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<< 02: Interpreter, integration, structures and filtering 04: Enhanceable structures, aggregations, derefencation and transposition. And object retrieval.>>

This lesson got somehow syntactically corrupted. I tried to fix all issues, but in case you identified any remaining misleading character do not hesitate to give a small comment below. Thanks, Juergen

Hello everybody,

I hope everybody had a fabolous Easter time and we can concentrate with fresh energy on our path to BPath wisdom.

Within the second lesson we introduced filters and structures, now we put the spotlight to two different topics:

BPath also includes the concept of functions. Functions are provided by the system (they are hardcoded and it’s not possible to dynamically add functions). A function can have 0 to n parameters. The concept supports optional parameters also. Some functions (e.g. concatenate which will be explained later) can have an arbritrary number of parameters. The types of the parameters are checked during execution.

Let us begin with some function examples:

The parameterless function Index() returns the index of the most inner object in the surrounding collection. Size() returns the size of the surrounding collection.

Code Example 12, INDEX() & SIZE()

Apparently the code examples returns the first half (rounded up) of the bookings of every flight. Note that % is used for division, as I did not want to overload the / symbol.

Today() is also a function without parameters, returning the actual date. The first function with parameters is NOT(x). The usage with a boolean parameter should be straight forward. NOT is also defined for parameters of different type, the function returns true, exactly if the parameter is the NULL value of the respective type ( false, “”, 0, #19000101# ). Note that date literals are encapsulated by #-symbols.


Code Example 13, Today() & Not()

The example returns all Bookings which are not done less then 400 days ago.

You like the questionmark operator within C+ ? Well, I do :-). So the next function to be discussed is iff(bool, var1, var2). var1 and var2 can be of any type, they even do not have to have the same type.


Code Example 14, IFF(), & UPPER()

The filtering is done against the weight of the luggage which has to be below 20 (kgs, in case nobody changed the base) for non-invoicers, and 22 for flyers marked as “x” for INVOICE. To be on the save side, a upper case transformation is done on the invoice field.

So, now we enter the world of assignments. Assignments are maybe the most important enhancement to the XPath-like access as they allow iterative thinking in an otherwise recursive environment. And they are the base of many of the features explained in the next lessons.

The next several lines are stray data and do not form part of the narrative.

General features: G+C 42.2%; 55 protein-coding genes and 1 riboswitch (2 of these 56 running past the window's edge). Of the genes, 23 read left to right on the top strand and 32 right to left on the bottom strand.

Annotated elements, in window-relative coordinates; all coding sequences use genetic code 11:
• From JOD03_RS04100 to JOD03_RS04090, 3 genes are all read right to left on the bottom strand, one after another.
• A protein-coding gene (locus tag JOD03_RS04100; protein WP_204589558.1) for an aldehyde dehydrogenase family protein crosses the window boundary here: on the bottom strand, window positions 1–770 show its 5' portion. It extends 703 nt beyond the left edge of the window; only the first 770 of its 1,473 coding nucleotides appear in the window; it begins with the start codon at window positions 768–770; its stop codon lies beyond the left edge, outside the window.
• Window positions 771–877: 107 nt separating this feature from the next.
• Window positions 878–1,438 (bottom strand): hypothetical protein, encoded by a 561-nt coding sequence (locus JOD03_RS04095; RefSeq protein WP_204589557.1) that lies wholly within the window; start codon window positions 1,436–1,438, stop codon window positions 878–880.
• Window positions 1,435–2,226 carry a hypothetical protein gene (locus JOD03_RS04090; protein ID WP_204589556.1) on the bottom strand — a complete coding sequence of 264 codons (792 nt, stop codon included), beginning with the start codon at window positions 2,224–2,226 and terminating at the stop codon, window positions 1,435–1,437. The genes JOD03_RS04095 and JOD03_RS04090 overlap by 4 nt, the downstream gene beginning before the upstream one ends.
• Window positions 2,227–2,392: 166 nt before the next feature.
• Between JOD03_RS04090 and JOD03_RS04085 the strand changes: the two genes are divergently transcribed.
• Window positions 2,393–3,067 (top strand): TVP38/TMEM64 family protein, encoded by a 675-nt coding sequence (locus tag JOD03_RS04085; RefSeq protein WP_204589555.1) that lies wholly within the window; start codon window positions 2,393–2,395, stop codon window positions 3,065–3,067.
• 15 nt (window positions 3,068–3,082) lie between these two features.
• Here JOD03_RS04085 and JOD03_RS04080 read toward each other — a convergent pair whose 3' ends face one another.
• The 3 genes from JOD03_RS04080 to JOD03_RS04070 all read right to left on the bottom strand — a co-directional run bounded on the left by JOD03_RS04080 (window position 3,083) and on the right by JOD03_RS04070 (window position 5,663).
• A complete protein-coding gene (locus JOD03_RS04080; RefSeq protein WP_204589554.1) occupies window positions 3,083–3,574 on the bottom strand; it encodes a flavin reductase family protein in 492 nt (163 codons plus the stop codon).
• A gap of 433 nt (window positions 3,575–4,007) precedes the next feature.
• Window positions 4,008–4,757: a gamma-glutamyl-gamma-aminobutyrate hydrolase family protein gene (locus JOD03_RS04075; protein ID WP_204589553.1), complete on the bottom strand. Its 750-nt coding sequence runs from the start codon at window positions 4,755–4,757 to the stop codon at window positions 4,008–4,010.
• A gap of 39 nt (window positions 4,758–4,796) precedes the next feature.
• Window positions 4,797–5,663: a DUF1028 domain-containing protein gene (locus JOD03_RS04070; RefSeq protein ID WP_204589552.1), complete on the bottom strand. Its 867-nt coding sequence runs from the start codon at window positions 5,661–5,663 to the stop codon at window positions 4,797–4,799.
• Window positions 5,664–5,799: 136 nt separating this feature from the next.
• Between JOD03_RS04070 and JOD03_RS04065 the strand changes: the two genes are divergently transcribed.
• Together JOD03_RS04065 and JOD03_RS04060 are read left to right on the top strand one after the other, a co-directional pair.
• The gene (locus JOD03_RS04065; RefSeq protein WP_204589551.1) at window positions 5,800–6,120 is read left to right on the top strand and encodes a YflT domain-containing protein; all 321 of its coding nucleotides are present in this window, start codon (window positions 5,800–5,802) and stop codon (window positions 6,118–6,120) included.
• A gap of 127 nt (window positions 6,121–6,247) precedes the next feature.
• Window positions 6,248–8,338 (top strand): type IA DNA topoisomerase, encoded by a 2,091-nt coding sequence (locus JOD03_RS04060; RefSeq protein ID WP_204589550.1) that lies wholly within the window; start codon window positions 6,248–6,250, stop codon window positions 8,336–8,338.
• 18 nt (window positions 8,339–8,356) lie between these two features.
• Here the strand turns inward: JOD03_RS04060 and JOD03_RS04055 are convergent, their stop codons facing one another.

After any relation a “filter block” may appear, that was part of lesson 2. Now we introduce an assignment block which may appear at the same place, before or after a filter block. An assignment block is encapsulated with {} and it contains (an) assignment(s).

But maybe we begin with an example:


Code Example 15,{!F=@V}, basic assignments

Well, the concept of assignments allows to calculate the content of fields on every level. The target has to be prefixed with a “!” and corresponds to a field of the target structure (which has to be explicitely defined).

Note that the move-corresponding initiated by the * at the end of the source code is in fact useless, since no fields are transported.

The right side of the assignment works with the same evaluation evaluation engine as used with filter, so it is possible to state more complex assignments as the following:


Code Example 16,{!F1=(@C&”/”)&@D; !F2=@E}, complex assignments separated by semicolon

As seen, two (or more) assginments are separatable using a semi colon. It is also possible to refer to the target itself in the assignment:

~CRMT_NAME_VALUE_PAIR/SearchResFlightRel{!NAME=”NO Boardings”; !VALUE:=””&((0+!VALUE)+1))}

Code Example 17,{!F:=!F+1}, expressions on targets; automatic conversions

The second assignment shows how an assignment can refer to its own target (or other fields of the target structure). How this can be used intelligently we show later.

You might have noticed that this example uses a ‘:=’ instead of ‘=’ as in the examples before. Unfortunately there are two types of assignments in BPath. Within one of the next lessons I will explain the rationale behind together with some more possibilies. As for now just use ‘:=’ (global assignment), in case you want to refer to the result later. And ‘=’ otherwise (local assignment).

Here it just does some kind of counting, !VALUE is increased by 1 with every entry. The statement here is a bit more complex then required since !VALUE is declared as string, where an operation as +1 obviously makes no sense. Typically all operations contain some automatic conversions, where possible. So if you add a string to a number “(@N+@S)”, the result will be a number where the string is interpreted as number. If you do it the other way round “(@S+@N)”, the number is converted to a string and concatenated to the string. This means that “0+@S” and “”+@N are nothing else but simple conversions. Hmmm, well. I have to admit ((0+!VALUE)+1) can be shortened to “(1+!VALUE)”.

This example is a good entry point to the operation table, which was promised in our last lesson. Here it comes – click to enlarge:


The meaning of the various colors, symbols and identifiers is as follows:


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